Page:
Australian Open 2018 Journal Day Three: Five Set Epics

Trust the most epic contests of the Australian Open so far to take place when I couldn’t afford to sacrifice my sleep to witness them. The ability to record matches is a wonderful thing, but nothing will ever beat the thrill and uncertainty of watching the story unfold live, and highlights will never give an accurate representation of the events.

At least there are almost certain to be more of them.

Looking at the final scores of the day, it is hard to say that any of the final outcomes was particularly unexpected. But few could have expected 22-year-old college tennis player Mackenzie McDonald to give world no. 3 Grigor Dimitrov a run for his money. While far from legendary status, the Bulgarian is in possibly the best form of his career at present. The one-handed backhander stormed to the semifinals here last season, and is playing with new confidence and purpose after shock a ATP Finals victory at the end of last season. Meanwhile, McDonald was a relative unknown, with a world ranking of world no. 175. His four set defeat of Next Gen star Elias Ymer in the first round was no indication of the trouble he could cause.

Coach Dani Vallverdu’s instinctive reactions to Dimitrov’s mistakes throughout the match was enough to tell anyone that the no. 3 seed did not produce his best showing on Wednesday night. But all the talk was that McDonald was playing out of his skin. A fourth set bagel over a top five opponent – especially one set from defeat – does not happen by accident, and the excitement surrounding the young player was evident.

Only time will tell if McDonald can use this almost-win as a launchpad for further success. And for Dimitrov, only time will tell whether his 4-6 6-2 6-4 0-6 8-6 escape does more good for his Australian Open campaign than a straight sets win ever could have done. If he comes up against the likes of Rafael Nadal (who knocked him out in a five set marathon last season), he could end up better prepared for a tense battle than his opponent. But he could do with winning more than 28 per cent of his second serve points if he’s to come through again.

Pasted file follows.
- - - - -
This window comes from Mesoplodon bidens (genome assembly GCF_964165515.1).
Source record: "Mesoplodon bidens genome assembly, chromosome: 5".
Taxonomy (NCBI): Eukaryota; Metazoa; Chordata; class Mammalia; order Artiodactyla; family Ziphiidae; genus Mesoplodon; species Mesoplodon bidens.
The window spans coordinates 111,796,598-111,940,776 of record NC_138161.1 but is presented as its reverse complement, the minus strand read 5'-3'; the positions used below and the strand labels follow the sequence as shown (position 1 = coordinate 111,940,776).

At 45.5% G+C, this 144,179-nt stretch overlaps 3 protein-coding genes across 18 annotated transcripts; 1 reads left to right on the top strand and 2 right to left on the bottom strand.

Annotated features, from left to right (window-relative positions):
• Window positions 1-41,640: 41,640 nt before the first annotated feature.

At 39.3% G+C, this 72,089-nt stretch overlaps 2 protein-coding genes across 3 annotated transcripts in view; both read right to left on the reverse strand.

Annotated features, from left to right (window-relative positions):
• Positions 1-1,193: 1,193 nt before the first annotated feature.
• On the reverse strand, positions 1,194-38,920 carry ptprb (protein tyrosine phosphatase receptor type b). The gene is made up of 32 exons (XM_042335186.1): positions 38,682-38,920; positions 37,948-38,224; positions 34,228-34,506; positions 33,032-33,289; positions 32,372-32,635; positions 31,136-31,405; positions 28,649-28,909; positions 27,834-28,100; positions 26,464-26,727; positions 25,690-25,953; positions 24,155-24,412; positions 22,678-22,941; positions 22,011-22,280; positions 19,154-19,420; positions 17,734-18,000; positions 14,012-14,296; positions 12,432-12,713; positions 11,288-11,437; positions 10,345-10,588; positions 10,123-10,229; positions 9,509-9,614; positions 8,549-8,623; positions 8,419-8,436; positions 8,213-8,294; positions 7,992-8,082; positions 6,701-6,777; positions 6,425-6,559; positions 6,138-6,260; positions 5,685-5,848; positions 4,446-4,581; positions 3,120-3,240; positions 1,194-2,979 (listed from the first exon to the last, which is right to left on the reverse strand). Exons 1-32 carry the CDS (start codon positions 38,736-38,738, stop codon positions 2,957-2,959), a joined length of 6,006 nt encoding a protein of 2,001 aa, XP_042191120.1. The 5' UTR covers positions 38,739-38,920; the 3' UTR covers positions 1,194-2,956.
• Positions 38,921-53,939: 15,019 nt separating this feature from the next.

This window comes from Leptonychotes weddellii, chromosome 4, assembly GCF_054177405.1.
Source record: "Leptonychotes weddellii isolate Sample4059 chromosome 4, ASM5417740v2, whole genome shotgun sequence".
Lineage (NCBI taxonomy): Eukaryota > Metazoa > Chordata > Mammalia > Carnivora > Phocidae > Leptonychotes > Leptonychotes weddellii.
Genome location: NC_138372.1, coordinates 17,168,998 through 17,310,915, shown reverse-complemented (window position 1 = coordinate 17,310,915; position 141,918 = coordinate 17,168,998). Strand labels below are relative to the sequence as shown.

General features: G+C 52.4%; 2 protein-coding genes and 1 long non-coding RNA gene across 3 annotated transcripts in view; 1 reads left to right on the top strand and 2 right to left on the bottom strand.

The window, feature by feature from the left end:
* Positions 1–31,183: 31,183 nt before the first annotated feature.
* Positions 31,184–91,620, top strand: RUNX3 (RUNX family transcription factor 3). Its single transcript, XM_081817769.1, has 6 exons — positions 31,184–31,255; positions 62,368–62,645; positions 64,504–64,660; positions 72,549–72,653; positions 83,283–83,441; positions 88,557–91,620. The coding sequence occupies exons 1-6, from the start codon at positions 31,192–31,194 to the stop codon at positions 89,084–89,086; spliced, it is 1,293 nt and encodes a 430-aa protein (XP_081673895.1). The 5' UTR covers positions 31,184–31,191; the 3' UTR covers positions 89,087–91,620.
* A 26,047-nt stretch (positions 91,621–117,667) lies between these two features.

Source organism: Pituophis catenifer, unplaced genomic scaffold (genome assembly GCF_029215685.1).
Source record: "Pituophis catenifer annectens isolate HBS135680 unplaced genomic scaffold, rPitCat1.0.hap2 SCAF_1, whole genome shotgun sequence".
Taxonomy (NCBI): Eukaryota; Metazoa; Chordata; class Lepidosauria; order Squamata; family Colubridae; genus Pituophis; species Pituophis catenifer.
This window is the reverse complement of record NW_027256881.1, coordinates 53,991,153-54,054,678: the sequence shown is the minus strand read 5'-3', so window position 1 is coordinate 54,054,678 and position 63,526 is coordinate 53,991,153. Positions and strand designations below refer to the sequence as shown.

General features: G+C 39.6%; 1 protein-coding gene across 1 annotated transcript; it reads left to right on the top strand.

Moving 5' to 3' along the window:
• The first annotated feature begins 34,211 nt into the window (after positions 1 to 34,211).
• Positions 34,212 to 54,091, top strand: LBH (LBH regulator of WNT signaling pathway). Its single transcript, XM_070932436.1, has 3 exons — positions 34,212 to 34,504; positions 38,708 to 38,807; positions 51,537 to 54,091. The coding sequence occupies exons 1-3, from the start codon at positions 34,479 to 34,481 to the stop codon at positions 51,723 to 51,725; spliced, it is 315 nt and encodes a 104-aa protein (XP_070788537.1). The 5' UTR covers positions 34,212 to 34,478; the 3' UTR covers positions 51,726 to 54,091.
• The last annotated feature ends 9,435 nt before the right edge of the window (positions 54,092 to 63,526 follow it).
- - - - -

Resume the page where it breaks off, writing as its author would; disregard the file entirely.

Another hyped up player who was not so fortunate as to survive her second round encounter was nonseeded Belinda Bencic: victor over Venus Williams in round one. And actually, the Swisswoman did not even come close to round three. Facing Luksika Kumkhum – the qualifier who has twice kicked Petra Kvitova out of the Australian Open – Bencic won a mere four games as she tumbled out of the competition, snapping her win streak at a grand total of 16 matches.

A common theme over the years – especially at Grand Slams – has been someone playing the match of her life to upset either Venus or Serena Williams, and then immediately bowing out in the ensuing round. Tsvetana Pironkova, Sloane Stephens, Anna-Karolina Schmiedlova and Roberta Vinci are just a handful of the active players who have experienced this fate. It is as if the previous triumph has mentally and physically taxed the player with a greater extremity than victory over another opponent would have done.

One certain thing is that Bencic’s one hour 18 minute stumble means the bottom half of the draw – already far emptier than the top half – is seriously lacking in standout names.

In fact, it even looks feasible that 15-year-old Marta Kostyuk could make a big impact at this event. The Ukrainain won the junior event in Melbourne last season, and has been swinging freely and striking aggressively to become the first 15-year-old into a Grand Slam third round since Mirjana Lucic-Baroni in 1997.

Without a doubt, Kostyuk’s draw has been favourable. Her opening win came against one-time major semifinalist (and out-of-form) Shuai Peng, and Australian wild card Olivia Rogowska was the woman under all the pressure during their clash in the last 16. The 26-year-old went down in straight sets to the youngster on Margaret Court Arena, landing a mere 55 per cent of first serves.

But this takes nothing away from Kostyuk’s remarkable – and continuing – run. Making full use of her wild card into qualifying, the world no. 521’s three wins prior to the main draw were clearly the confidence booster that she needed to go for her shots and carry herself with the maturity displayed so far in Melbourne. And this recent interview with the WTA suggests that the 15-year-old – while she may not be set on a straight course up the rankings just yet – is in a great head space.